While software continues to lead the subsectors, we have yet to see a major increase in semiconductor deals since the passage of the CHIPs and Science Act by Congress in 2022. At some point, we would expect the provisions in the act to begin encouraging more activity among startups as well. This could contribute to a pickup in information technology investment, which encompasses computer software, networking and hardware.

Artificial intelligence (AI), particularly generative AI, has marked one of the few bright spots in the VC space this year, as a driving force behind software’s lead among subsectors. So far in 2023, $15.5 billion in funding has been directed to AI startups.¹

While many startups are pivoting to AI and adapting it into their business models, AI is capital intensive. Companies need to train and add data to the large language models that drive generative AI, which takes time and money. Still, we expect to see more companies integrate AI into their value propositions in the months ahead. Those that can demonstrate truly disruptive innovation will continue to attract investment.


With only four deals in the top 10, the San Francisco Bay Area’s usual lead was reduced significantly. This quarter, the Bay Area only accounted for 31% of all dollars invested in the US vs. 40% on average. This quarter, New York City was second with 17% of capital invested, followed by Boston. These top three regions are much more closely clustered than usual. 

Activity was muted in other regions, with Washington, DC moving ahead of Los Angeles to finish fourth in terms of dollars raised. Washington, DC had three mega deals, led by a $260 million healthcare deal, while Los Angeles had just two mega deals for a total of $270 million. In addition, the entrepreneurial ecosystem in Austin continues to perform at a brisk pace. The region finished sixth in overall dollar volume, driven in large part by FinTech activity.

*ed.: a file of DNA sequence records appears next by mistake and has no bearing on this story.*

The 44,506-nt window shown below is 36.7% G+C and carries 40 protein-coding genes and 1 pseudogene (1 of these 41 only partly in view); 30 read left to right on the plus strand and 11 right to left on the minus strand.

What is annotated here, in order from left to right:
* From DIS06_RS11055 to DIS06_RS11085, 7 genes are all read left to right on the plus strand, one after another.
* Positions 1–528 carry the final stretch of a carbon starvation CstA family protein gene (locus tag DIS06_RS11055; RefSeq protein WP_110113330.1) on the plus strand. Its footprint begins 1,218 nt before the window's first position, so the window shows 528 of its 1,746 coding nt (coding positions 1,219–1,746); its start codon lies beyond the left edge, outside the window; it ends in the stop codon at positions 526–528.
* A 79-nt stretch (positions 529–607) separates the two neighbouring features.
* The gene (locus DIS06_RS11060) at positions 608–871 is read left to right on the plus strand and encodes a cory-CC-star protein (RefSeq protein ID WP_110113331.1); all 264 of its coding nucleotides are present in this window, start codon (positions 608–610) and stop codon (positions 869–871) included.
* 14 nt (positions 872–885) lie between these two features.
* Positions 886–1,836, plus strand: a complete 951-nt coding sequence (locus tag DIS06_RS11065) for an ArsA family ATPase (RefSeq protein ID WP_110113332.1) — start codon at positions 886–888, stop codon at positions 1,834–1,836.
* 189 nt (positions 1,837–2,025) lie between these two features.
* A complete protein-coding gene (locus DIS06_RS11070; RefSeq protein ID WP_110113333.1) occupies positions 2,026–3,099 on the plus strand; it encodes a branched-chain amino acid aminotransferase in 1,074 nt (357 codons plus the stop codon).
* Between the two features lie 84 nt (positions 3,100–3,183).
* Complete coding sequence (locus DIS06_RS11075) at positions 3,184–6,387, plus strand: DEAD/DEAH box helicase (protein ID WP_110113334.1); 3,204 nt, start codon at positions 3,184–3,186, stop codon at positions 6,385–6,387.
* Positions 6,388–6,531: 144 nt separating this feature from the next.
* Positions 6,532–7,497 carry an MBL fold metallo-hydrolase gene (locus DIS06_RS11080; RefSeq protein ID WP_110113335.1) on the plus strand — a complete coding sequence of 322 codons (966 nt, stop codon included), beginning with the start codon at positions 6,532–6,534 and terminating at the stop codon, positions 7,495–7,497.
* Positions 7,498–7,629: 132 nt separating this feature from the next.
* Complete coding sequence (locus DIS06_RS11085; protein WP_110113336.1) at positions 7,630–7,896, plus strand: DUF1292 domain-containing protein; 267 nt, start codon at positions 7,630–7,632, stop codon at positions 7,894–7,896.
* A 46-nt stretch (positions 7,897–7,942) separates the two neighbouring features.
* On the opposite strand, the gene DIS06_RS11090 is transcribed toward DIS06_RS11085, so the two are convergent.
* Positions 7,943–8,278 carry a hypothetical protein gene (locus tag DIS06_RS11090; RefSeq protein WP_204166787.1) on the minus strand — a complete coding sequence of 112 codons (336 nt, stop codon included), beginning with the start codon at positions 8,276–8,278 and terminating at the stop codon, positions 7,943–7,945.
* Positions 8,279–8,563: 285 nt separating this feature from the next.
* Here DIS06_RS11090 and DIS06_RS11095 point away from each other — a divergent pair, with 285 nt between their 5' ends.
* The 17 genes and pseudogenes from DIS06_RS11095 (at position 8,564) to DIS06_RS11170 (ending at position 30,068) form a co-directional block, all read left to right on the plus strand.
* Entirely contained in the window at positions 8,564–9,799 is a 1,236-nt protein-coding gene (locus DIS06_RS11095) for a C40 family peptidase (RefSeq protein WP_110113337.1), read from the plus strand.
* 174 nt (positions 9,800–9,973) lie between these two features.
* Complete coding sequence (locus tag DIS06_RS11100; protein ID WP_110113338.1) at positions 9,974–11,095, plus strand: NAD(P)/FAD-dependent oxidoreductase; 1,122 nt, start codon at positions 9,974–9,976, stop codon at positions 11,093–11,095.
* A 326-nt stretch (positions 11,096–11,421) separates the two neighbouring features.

The overall market outlook for Q2 2023 and advice for entrepreneurs

The market may be settling into its new normal. A reset will favor companies with certain characteristics:

  1. Be aware of your cash reserves and burn rates. Investors favor companies that manage capital carefully.
  2. While you need to manage cash, you can’t cut costs to achieve long-term value and sustainability. Maintain proper levels of investment for key initiatives that set the company up for the next level of funding.
  3. Plan ahead and be aggressive in scheduling meetings with potential investors. Raising capital is a sales exercise. Focus on investors who believe in your value proposition. Founders should build a long-term relationship with investors, well in advance of needing capital.

While the market may be approaching a new equilibrium, roughly half of the US VC-backed companies in existence still need to raise capital in the coming quarters. This will test the founders’ abilities to navigate the complexities of today’s fundraising climate.

However, this remains a good time to build a company. Founders who are capable of tightening their belts and pivoting to take advantage of new opportunities, such as those presented by generative AI, will find ways to succeed in this market. 


VC investment declined by 34% quarter over quarter. While headwinds continue to dampen the outlook, the market may be finally nearing a new normal, though a rapid turnaround is not expected this year. In the near term, founders need to continue to fine-tune their value proposition and focus on conserving cash. Despite these difficulties, this remains a good time to start a company.